A Doctoral dissertation reviewing the current literature concerning the methods employed in marketing of an optometric practice (from within), using an existing patient base; hence the term "Internal Practice Management." The main objective of this thesis is to present several methods to effectively manage an existing patient base. Several marketing strategies are discussed, including specific information on preappointments, recall, referral and former patient reactivation. Discussions within will also include new patient treatment, exam marketing as well as newsletter and brochure "how to's" in conjunction with telephone scripts prepared for your staff so all telephone inquiries will be handled with professionalism. Chapter Two describes the "Perfect practice to buy," and this thesis would be most beneficial for the new(looking for a practice)graduate who could be faced with the following financial terms from a retiring Optometrist: Net annual income for the next ten years during the buy-out period: -$30,000.00--Depressing isn't it? But, if the practice in question was in a qrowth area and if the retiring O.D. has been doing limited or no recall and/or poor internal practice building techniques, then this seemingly meager net income could be turned around quite nicely in a relatively short time. Marketing an optometric practice requires attention to both INTERNAL and EXTERNAL communications with your patients. Patients have only a limited knowledge of optometry; they often form perceptions about the quality of care based on you and your staff's communication skills. These skills are the focus of the chapters titled "Interreferral marketing and Staff marketing." The management principles contained hearin are modifiable to all optometric marketing situtations. An integrative marketing approach must be developed before any capital is commited towards accquiring a new practice. The key to any new marketing idea is follow through and tracking. It is these two functions that will make or break your marketing bottom-line profits. staff follow-through can be motivated with incentive and tracking methods. The dissertation concludes that the optometric training institutions should look beyond optics and health-related issues in their curriculum. Management and marketing must also be integrated so as to allow students the much needed insight to succeed on their own in the increasingly competitive profession of optometry. Internal practice management is basically "patient communication11 at its finest. Relay to all your patients a sincere caring attitude and you will reep many rewards. Remember, patients don't care how much you know, until they know how much you care.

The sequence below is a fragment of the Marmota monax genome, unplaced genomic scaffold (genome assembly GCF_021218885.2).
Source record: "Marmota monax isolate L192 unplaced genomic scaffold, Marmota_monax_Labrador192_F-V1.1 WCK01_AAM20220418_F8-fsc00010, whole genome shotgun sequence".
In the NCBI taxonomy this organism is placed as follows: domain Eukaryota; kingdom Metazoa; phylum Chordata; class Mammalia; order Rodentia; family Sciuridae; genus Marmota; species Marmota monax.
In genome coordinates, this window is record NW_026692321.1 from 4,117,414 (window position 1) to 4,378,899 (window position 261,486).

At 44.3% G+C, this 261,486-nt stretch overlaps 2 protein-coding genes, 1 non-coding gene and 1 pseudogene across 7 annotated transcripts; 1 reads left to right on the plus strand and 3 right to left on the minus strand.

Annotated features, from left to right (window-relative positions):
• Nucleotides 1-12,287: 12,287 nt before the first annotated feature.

Files are restricted to Pacific University. Sign in to view.